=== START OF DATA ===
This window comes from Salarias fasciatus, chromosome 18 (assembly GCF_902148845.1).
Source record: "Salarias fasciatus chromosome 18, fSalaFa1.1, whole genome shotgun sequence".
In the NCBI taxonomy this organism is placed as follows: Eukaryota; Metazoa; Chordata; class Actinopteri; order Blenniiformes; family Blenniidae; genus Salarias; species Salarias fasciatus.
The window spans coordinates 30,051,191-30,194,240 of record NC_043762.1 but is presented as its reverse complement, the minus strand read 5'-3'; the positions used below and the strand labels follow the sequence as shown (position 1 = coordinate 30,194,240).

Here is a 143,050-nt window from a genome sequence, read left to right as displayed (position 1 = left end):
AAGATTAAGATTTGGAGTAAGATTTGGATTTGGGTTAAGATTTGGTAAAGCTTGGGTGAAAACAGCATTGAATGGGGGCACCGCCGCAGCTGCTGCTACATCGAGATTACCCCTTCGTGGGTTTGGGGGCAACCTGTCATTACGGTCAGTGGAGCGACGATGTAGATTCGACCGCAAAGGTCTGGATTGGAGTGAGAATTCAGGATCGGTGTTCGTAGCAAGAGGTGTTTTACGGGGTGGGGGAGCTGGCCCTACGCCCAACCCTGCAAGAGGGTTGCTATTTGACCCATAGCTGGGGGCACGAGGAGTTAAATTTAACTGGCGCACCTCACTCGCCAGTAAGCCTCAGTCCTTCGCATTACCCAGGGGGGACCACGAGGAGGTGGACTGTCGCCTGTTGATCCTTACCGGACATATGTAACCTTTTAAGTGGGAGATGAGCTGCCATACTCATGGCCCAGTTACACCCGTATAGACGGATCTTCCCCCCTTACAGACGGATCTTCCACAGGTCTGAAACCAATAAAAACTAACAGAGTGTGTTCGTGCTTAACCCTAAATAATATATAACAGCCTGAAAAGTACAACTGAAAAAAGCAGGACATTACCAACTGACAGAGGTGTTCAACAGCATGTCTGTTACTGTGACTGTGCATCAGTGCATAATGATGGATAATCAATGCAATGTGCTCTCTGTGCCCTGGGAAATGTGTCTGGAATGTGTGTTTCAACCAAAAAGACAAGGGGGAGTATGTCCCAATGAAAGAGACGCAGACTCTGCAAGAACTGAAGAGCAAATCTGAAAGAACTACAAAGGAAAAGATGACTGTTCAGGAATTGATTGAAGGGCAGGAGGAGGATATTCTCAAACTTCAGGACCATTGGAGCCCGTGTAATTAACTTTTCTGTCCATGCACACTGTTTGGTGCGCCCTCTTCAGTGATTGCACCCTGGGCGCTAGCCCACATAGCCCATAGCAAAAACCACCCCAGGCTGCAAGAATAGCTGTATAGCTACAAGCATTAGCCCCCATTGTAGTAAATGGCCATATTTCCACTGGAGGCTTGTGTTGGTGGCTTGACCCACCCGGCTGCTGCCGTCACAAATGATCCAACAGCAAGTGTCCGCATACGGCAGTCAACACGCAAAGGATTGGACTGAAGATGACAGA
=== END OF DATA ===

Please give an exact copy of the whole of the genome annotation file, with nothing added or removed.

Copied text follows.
This window comes from Salarias fasciatus, chromosome 18 (assembly GCF_902148845.1).
Source record: "Salarias fasciatus chromosome 18, fSalaFa1.1, whole genome shotgun sequence".
In the NCBI taxonomy this organism is placed as follows: Eukaryota; Metazoa; Chordata; class Actinopteri; order Blenniiformes; family Blenniidae; genus Salarias; species Salarias fasciatus.
The window spans coordinates 30,051,191-30,194,240 of record NC_043762.1 but is presented as its reverse complement, the minus strand read 5'-3'; the positions used below and the strand labels follow the sequence as shown (position 1 = coordinate 30,194,240).

Here is a 143,050-nt window from a genome sequence, read left to right as displayed (position 1 = left end):
AAGATTAAGATTTGGAGTAAGATTTGGATTTGGGTTAAGATTTGGTAAAGCTTGGGTGAAAACAGCATTGAATGGGGGCACCGCCGCAGCTGCTGCTACATCGAGATTACCCCTTCGTGGGTTTGGGGGCAACCTGTCATTACGGTCAGTGGAGCGACGATGTAGATTCGACCGCAAAGGTCTGGATTGGAGTGAGAATTCAGGATCGGTGTTCGTAGCAAGAGGTGTTTTACGGGGTGGGGGAGCTGGCCCTACGCCCAACCCTGCAAGAGGGTTGCTATTTGACCCATAGCTGGGGGCACGAGGAGTTAAATTTAACTGGCGCACCTCACTCGCCAGTAAGCCTCAGTCCTTCGCATTACCCAGGGGGGACCACGAGGAGGTGGACTGTCGCCTGTTGATCCTTACCGGACATATGTAACCTTTTAAGTGGGAGATGAGCTGCCATACTCATGGCCCAGTTACACCCGTATAGACGGATCTTCCCCCCTTACAGACGGATCTTCCACAGGTCTGAAACCAATAAAAACTAACAGAGTGTGTTCGTGCTTAACCCTAAATAATATATAACAGCCTGAAAAGTACAACTGAAAAAAGCAGGACATTACCAACTGACAGAGGTGTTCAACAGCATGTCTGTTACTGTGACTGTGCATCAGTGCATAATGATGGATAATCAATGCAATGTGCTCTCTGTGCCCTGGGAAATGTGTCTGGAATGTGTGTTTCAACCAAAAAGACAAGGGGGAGTATGTCCCAATGAAAGAGACGCAGACTCTGCAAGAACTGAAGAGCAAATCTGAAAGAACTACAAAGGAAAAGATGACTGTTCAGGAATTGATTGAAGGGCAGGAGGAGGATATTCTCAAACTTCAGGACCATTGGAGCCCGTGTAATTAACTTTTCTGTCCATGCACACTGTTTGGTGCGCCCTCTTCAGTGATTGCACCCTGGGCGCTAGCCCACATAGCCCATAGCAAAAACCACCCCAGGCTGCAAGAATAGCTGTATAGCTACAAGCATTAGCCCCCATTGTAGTAAATGGCCATATTTCCACTGGAGGCTTGTGTTGGTGGCTTGACCCACCCGGCTGCTGCCGTCACAAATGATCCAACAGCAAGTGTCCGCATACGGCAGTCAACACGCAAAGGATTGGACTGAAGATGACAGA